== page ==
US envoy Mitchell to return to ME this month

Secretary of State Clinton announces trip, praises Egypt for role in efforts to consolidate Gaza truce.

George Mitchell 248.88 (photo credit: AP)
George Mitchell 248.88
(photo credit: AP)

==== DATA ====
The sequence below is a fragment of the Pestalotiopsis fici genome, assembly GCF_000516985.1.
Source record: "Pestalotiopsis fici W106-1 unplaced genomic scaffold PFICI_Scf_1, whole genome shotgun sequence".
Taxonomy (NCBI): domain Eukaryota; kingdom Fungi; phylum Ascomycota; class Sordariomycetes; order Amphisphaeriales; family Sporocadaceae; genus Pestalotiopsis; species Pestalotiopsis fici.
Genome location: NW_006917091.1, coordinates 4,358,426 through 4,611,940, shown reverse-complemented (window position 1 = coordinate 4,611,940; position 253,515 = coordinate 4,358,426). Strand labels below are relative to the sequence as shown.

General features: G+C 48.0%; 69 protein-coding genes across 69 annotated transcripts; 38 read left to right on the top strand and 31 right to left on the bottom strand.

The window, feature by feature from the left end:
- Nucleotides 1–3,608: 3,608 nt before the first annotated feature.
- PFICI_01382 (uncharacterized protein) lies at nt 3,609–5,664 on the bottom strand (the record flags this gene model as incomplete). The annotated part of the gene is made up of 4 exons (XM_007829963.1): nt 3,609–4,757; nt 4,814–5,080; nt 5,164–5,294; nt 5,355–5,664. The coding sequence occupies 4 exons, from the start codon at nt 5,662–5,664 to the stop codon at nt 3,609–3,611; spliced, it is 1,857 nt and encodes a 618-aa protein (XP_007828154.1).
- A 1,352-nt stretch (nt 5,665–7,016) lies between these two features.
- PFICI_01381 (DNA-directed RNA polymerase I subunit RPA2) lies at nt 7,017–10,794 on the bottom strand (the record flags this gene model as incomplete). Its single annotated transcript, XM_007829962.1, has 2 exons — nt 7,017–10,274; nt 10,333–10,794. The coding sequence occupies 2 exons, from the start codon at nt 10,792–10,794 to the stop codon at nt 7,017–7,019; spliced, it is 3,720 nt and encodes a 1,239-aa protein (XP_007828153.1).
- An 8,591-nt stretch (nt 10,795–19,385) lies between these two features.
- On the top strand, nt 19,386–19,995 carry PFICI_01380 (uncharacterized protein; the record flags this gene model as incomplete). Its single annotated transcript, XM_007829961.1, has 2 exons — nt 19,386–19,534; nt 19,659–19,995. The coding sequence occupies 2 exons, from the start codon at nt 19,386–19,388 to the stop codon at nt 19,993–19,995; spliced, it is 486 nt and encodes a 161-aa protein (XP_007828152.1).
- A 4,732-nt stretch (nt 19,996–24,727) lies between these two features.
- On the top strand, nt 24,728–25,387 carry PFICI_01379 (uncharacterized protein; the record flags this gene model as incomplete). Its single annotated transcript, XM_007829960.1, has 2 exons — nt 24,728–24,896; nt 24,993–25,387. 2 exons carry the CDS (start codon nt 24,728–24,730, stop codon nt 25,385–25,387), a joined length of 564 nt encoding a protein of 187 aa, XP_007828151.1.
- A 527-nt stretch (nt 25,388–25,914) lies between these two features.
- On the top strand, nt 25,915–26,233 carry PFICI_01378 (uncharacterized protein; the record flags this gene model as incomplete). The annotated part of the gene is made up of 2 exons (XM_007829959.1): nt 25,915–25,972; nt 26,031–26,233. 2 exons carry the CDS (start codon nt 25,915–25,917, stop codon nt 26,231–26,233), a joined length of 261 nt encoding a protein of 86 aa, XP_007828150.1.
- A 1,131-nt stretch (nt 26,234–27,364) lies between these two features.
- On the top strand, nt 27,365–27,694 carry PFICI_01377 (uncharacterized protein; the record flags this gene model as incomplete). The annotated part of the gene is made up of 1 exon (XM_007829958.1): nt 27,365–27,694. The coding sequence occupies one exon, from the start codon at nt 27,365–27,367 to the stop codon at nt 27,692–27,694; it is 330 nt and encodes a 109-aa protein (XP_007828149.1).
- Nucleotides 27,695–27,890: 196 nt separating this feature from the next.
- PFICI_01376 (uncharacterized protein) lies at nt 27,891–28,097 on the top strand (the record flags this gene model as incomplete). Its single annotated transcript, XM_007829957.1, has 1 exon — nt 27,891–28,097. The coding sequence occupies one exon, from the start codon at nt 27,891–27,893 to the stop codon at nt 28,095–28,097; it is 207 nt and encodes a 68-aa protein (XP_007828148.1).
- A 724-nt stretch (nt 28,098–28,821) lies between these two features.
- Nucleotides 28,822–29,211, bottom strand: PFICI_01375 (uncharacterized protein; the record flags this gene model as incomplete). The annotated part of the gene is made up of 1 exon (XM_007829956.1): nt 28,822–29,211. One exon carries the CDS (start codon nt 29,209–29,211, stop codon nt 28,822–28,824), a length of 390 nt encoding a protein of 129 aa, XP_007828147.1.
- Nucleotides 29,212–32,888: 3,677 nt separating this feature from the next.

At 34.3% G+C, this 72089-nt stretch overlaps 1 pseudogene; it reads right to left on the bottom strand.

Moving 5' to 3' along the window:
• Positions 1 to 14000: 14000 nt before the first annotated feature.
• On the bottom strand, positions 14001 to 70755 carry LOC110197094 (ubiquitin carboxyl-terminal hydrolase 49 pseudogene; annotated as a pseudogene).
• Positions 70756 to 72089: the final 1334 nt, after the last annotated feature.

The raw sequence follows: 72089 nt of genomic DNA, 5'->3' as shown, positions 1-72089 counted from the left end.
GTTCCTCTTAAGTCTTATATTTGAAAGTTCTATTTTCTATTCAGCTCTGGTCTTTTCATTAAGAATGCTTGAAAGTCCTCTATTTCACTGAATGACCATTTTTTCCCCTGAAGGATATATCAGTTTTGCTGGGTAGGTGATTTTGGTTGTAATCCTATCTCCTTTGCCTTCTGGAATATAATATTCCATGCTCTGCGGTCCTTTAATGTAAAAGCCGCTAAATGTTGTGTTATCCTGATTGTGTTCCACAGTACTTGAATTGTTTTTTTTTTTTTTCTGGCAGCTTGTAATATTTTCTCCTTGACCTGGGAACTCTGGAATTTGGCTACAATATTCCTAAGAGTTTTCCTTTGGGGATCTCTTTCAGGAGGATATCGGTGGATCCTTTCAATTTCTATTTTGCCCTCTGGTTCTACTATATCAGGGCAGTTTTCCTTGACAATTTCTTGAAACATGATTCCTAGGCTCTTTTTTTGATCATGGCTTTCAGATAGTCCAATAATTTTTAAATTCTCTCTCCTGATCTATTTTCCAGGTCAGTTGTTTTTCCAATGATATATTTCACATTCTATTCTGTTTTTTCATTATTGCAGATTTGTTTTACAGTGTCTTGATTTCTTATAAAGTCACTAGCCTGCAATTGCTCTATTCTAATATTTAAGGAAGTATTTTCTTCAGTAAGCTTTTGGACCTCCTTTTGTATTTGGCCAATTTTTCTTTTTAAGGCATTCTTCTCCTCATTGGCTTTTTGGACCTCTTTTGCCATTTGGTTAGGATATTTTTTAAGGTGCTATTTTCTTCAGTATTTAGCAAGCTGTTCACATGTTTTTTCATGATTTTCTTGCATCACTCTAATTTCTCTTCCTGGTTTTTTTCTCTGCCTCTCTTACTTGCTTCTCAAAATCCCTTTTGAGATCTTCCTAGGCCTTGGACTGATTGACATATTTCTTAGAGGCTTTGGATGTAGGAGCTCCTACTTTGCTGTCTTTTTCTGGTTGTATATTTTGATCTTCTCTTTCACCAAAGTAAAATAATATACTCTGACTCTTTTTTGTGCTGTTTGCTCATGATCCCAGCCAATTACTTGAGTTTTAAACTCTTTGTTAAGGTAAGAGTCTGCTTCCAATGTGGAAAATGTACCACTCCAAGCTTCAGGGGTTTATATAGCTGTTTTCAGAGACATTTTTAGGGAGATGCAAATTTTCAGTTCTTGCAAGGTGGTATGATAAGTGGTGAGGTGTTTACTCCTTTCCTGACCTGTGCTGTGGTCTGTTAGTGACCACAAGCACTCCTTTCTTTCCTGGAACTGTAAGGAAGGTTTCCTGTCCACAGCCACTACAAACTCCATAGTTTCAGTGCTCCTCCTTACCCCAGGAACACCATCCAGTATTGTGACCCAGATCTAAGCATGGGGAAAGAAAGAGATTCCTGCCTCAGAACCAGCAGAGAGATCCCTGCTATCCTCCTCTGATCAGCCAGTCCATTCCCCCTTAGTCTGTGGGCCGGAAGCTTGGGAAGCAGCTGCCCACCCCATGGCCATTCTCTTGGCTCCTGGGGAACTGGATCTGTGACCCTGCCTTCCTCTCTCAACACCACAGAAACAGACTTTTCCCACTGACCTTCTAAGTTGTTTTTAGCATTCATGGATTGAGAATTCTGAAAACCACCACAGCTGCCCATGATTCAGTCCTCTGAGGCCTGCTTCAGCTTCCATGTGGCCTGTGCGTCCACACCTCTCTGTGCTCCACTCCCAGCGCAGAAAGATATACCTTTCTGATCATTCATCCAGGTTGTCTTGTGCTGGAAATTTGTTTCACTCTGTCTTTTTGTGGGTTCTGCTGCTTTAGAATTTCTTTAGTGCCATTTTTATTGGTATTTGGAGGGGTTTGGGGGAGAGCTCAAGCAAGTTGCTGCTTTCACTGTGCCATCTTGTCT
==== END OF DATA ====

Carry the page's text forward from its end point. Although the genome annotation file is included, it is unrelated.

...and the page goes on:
US Middle East envoy George Mitchell, fresh from his first trip to the region this past week, will be headed back at the end of the month. US Secretary of State Hillary Clinton, who might also make a visit sometime in the near future, announced his return trip at an event welcoming him back Tuesday. Clinton described Mitchell's efforts as consolidating the cease-fire, and praised Egypt for its role in working on the issue, with an eye toward an eventual settlement. "We are looking to work with all of the parties to try to help them make progress toward a negotiated agreement that would end the conflict between Israel and the Palestinians, create an independent and viable Palestinian state in both the West Bank and Gaza, and provide Israel with the peace and security that it has sought," Clinton said, also stressing the need to address current humanitarian concerns in Gaza. When asked whether the US would need to engage Hamas, which controls the Gaza Strip, Clinton reiterated longstanding US policy that the Islamic group must stop its violent attacks, recognize Israel and honor previous Israeli-Palestinian agreements before America would have contact with the organization. "We are just at the beginning of this deep and consistent engagement that we are part of, that Senator Mitchell is leading for our administration, but our conditions with respect to Hamas have not and will not change," she said. Mitchell spent 10 days visiting Israel, the West Bank, Egypt, Jordan and Europe as part of his first tour after being appointed to the post. The trip was billed as a listening tour, partly because Israeli elections scheduled for February 10 complicated any efforts at policy-making during the visit. Though his second foray will take place well after the elections, there could be a protracted process for determining a new coalition, which could also hang over Mitchell's efforts.